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Aw Taw Kaw (Or Tor Kor) Market in Bangkok

Michael Babcock, September 13th, 2009

For many years, one of our favorite markets in Bangkok has been the Or Or Tor Kor (pronounced “Aw Taw Kaw”) market that is out by Chatuchak market (the weekend market, sometimes called “J.J. Market”). If it were translatable to English, it would be the “ATK Market” because aw, taw & kaw are Thai alphabet letters. It’s usually transliterated from Thai to English as Talaat Or Tor Kor; an alternate transliteration is Dtalaat Aw Taw Kaw.

Front Aisle at Aw Taw Kaw

Front Aisle at Aw Taw Kaw

(Note: you may want to read our article A Note on Thai Spelling & Pronunciation. In many instances, such as this one, the official Thai transliteration – Or Tor Kor – will lead to wrong pronunciation by westerners. Although Aw Taw Kaw is more phonetically correct, you’ll probably have more luck finding information on it using the official spelling of Or Tor Kor. I’m using both interchangeably in this blog.)

(Click on an image to see a larger version.)

You can get there via the MRT subway – get off at the Kamphaengpetch Road station. If you’re going by cab, make sure they take you to the correct Aw Taw Kaw – there’s also one out on Sukhumvit Soi 105 (Soi La Salle) that we’ve heard is not as interesting.

Prepared food at Or Tor Kor

Prepared food at Or Tor Kor

As Thai markets go, it’s a little more upscale. By American standards, it’s still a great bargain compared to what we have here in the states. It’s actually housed indoors, under a large roof (with open walls) and is very clean and somewhat orderly. I say somewhat orderly, because it’s a very popular market with Thais and it can get very crowded, particularly on weekends. Kasma says that it’s a place that many Thai movie stars like to shop and that you can sometimes see them going through, fashionably-dressed with their entourages.

Fruit vendor at Aw Taw Kaw

Fruit vendor at Aw Taw Kaw

What do I like about Or Tor Kor? Perhaps it’s just that every stall seems to have their wares displayed immaculately and in mouth-watering fashion. We always start by walking down the first aisle at the front of the market and it’s a challenge not to buy something at most of the stalls: there are luscious grilled prawns, roasted pork with dipping sauce, shrimp cakes, sticky rice treats in banana leaves, tropical fruit of all varieties, grilled sausage, and on and on. There are stalls with pot after pot of prepared food, some familiar, some not and nearly all appetizing.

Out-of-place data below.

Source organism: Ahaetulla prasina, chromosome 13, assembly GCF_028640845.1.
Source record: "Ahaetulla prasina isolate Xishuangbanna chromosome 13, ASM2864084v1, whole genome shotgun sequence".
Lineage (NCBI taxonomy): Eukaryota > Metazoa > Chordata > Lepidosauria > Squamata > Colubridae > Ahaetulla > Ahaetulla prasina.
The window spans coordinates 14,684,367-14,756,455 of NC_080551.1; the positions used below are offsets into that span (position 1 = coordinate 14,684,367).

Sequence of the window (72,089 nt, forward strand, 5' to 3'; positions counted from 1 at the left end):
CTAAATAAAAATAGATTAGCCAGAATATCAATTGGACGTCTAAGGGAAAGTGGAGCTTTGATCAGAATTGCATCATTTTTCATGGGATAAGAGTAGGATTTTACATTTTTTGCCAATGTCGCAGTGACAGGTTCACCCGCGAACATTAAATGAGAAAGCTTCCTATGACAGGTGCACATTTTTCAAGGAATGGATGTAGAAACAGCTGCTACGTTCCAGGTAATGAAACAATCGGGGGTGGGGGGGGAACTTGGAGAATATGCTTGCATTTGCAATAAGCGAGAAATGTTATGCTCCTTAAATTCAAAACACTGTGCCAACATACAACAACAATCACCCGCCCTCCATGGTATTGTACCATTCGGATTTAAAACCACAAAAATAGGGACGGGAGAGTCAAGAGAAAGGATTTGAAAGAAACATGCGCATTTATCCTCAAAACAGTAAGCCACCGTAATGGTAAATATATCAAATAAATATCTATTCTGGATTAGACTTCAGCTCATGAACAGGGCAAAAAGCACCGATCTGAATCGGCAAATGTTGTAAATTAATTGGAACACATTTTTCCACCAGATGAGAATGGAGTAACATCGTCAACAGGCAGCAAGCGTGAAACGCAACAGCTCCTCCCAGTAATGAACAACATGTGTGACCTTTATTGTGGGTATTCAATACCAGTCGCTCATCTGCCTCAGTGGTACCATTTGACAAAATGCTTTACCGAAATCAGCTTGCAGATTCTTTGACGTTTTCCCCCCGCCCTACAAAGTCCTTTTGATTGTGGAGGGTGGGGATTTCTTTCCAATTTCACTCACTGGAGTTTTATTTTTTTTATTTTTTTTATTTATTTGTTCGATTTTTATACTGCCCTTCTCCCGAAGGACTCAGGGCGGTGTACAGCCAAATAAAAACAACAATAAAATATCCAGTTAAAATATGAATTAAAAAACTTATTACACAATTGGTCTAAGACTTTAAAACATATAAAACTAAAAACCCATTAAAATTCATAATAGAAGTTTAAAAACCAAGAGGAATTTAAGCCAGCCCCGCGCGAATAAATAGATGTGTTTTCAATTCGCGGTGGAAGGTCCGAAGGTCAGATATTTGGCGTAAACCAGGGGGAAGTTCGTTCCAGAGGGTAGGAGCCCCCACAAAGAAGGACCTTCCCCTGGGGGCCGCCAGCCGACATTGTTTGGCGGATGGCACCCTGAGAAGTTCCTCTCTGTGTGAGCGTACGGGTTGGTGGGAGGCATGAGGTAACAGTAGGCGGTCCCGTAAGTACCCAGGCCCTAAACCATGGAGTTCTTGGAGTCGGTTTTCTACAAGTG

Sausage at Or Tor Kor

Sausage at Or Tor Kor

Although Kasma and I go every year, I don’t take nearly as many pictures as I would like. Why? Because after about 5 minutes, we’ve bought so many items that I’ve got so much to carry that I can’t get to my camera easily. This is a dilemma not easily solved because I find that when we buy something from a vendor, it’s more of an even exchange; and they are generally happier to have their picture taken if you’ve made a purchase, as well. As with the other markets we visit, Kasma often brings pictures that we’ve taken the previous visit to give to the vendors: their astonishment that someone would do this and their happiness to receive the pictures is ample reward for our efforts.

Crabs at Aw Taw Kaw

Crabs at Aw Taw Kaw

One excellent reason to visit Or Tor Kor is to try the Durian. Or Tor Kor vendors tend to get top-of-the-line fruit of all varieties and durians are no different. I’ve already posted a couple Wednesday Photos about durian at Or Tor Kor that will guide you in your tasting. See

Food area at back of Aw Taw Kaw

Food area at back of Aw Taw Kaw